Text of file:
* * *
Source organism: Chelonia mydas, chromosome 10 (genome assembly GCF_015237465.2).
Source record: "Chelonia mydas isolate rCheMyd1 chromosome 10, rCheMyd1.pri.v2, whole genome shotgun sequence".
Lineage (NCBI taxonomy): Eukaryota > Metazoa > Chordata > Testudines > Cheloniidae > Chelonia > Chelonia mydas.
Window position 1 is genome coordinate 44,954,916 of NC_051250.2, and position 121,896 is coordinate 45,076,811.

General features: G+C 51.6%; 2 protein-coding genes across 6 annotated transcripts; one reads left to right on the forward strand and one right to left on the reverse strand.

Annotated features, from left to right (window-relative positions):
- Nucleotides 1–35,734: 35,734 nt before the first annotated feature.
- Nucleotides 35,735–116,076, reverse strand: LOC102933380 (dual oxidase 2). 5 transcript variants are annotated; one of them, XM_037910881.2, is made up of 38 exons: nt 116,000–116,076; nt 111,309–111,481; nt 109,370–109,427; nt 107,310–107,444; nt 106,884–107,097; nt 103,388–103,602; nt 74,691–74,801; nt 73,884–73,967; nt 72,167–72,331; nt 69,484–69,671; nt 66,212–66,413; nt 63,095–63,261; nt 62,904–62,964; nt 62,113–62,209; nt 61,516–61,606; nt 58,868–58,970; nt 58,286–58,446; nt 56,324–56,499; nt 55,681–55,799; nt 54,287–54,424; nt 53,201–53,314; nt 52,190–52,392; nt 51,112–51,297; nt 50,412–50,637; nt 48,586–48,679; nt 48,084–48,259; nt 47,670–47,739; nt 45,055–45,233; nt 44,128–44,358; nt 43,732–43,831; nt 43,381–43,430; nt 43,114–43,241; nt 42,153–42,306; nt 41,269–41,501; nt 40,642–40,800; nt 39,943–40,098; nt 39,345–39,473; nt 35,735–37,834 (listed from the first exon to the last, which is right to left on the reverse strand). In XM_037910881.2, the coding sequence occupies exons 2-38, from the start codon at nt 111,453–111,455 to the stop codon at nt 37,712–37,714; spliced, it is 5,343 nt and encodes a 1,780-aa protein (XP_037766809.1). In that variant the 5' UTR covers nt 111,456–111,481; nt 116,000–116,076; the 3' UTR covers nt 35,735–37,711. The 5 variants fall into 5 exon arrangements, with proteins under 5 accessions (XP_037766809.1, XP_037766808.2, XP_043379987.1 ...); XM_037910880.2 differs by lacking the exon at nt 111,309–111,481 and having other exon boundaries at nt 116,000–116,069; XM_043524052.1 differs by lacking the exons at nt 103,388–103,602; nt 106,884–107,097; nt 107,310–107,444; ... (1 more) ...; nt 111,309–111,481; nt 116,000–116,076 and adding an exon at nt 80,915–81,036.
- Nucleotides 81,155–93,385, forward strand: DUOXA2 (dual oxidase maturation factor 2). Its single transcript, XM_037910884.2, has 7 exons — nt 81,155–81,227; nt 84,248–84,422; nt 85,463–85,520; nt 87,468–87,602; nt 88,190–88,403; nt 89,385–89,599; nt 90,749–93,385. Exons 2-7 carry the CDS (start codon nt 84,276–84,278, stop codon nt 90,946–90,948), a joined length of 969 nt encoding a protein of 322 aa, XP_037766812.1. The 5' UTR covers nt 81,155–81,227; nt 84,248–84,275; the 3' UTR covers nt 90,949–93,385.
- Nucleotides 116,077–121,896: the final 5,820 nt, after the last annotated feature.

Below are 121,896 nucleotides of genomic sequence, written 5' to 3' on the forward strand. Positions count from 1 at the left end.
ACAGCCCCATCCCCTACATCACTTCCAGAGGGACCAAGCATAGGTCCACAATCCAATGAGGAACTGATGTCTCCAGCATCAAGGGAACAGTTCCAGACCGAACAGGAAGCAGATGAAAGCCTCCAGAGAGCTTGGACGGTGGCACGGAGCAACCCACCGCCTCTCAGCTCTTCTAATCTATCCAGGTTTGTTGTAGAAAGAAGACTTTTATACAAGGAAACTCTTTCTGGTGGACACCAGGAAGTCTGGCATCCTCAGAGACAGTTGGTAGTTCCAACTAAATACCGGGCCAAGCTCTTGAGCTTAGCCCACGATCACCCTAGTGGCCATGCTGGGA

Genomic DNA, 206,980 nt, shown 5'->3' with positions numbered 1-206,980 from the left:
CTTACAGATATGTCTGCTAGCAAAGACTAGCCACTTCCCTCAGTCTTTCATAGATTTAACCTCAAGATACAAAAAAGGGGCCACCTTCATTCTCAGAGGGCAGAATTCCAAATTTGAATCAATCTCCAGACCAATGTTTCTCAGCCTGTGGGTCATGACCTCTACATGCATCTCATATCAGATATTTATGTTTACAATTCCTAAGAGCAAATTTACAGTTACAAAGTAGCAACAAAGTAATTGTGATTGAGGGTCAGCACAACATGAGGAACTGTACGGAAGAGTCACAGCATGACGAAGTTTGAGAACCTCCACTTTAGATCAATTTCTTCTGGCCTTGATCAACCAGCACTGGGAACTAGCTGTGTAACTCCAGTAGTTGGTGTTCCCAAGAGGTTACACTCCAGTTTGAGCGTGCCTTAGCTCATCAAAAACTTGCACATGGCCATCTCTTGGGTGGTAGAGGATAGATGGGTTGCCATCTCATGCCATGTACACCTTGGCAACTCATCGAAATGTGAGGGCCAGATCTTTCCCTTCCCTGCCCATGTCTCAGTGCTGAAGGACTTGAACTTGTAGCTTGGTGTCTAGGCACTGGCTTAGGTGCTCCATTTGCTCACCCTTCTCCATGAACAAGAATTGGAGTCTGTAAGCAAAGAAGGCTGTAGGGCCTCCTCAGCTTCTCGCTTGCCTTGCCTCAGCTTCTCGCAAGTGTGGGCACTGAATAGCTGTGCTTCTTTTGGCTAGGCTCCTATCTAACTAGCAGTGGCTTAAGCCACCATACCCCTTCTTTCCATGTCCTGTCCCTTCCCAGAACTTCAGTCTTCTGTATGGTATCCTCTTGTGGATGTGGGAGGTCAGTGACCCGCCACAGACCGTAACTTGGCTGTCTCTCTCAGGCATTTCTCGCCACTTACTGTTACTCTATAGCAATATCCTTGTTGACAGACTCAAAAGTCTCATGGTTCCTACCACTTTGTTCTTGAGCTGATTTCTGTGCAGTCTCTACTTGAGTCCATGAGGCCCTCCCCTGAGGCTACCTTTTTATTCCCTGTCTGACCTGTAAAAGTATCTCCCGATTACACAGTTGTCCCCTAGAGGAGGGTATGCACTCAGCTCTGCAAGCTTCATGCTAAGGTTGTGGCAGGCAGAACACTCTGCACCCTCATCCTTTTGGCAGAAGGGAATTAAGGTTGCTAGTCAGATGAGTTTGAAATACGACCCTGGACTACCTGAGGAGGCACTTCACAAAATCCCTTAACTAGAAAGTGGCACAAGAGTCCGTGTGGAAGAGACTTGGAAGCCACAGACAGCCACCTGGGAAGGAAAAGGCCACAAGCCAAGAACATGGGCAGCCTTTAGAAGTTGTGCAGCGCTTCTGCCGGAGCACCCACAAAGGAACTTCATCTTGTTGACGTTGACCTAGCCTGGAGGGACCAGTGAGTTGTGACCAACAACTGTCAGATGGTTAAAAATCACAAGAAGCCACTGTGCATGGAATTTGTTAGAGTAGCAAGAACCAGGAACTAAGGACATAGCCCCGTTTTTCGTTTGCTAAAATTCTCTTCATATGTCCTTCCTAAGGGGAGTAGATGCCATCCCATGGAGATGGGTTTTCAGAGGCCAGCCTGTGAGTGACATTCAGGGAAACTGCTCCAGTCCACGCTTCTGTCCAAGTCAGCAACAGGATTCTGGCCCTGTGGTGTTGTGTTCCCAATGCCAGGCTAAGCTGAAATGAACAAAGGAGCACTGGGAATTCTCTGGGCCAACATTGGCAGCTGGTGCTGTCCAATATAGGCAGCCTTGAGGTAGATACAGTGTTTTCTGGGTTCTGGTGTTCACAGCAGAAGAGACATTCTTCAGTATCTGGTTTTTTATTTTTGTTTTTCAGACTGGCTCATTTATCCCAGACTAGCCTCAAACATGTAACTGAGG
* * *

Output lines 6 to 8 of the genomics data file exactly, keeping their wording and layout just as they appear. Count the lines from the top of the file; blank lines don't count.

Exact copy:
Annotated features, from left to right (window-relative positions):
- Nucleotides 1–35,734: 35,734 nt before the first annotated feature.
- Nucleotides 35,735–116,076, reverse strand: LOC102933380 (dual oxidase 2). 5 transcript variants are annotated; one of them, XM_037910881.2, is made up of 38 exons: nt 116,000–116,076; nt 111,309–111,481; nt 109,370–109,427; nt 107,310–107,444; nt 106,884–107,097; nt 103,388–103,602; nt 74,691–74,801; nt 73,884–73,967; nt 72,167–72,331; nt 69,484–69,671; nt 66,212–66,413; nt 63,095–63,261; nt 62,904–62,964; nt 62,113–62,209; nt 61,516–61,606; nt 58,868–58,970; nt 58,286–58,446; nt 56,324–56,499; nt 55,681–55,799; nt 54,287–54,424; nt 53,201–53,314; nt 52,190–52,392; nt 51,112–51,297; nt 50,412–50,637; nt 48,586–48,679; nt 48,084–48,259; nt 47,670–47,739; nt 45,055–45,233; nt 44,128–44,358; nt 43,732–43,831; nt 43,381–43,430; nt 43,114–43,241; nt 42,153–42,306; nt 41,269–41,501; nt 40,642–40,800; nt 39,943–40,098; nt 39,345–39,473; nt 35,735–37,834 (listed from the first exon to the last, which is right to left on the reverse strand). In XM_037910881.2, the coding sequence occupies exons 2-38, from the start codon at nt 111,453–111,455 to the stop codon at nt 37,712–37,714; spliced, it is 5,343 nt and encodes a 1,780-aa protein (XP_037766809.1). In that variant the 5' UTR covers nt 111,456–111,481; nt 116,000–116,076; the 3' UTR covers nt 35,735–37,711. The 5 variants fall into 5 exon arrangements, with proteins under 5 accessions (XP_037766809.1, XP_037766808.2, XP_043379987.1 ...); XM_037910880.2 differs by lacking the exon at nt 111,309–111,481 and having other exon boundaries at nt 116,000–116,069; XM_043524052.1 differs by lacking the exons at nt 103,388–103,602; nt 106,884–107,097; nt 107,310–107,444; ... (1 more) ...; nt 111,309–111,481; nt 116,000–116,076 and adding an exon at nt 80,915–81,036.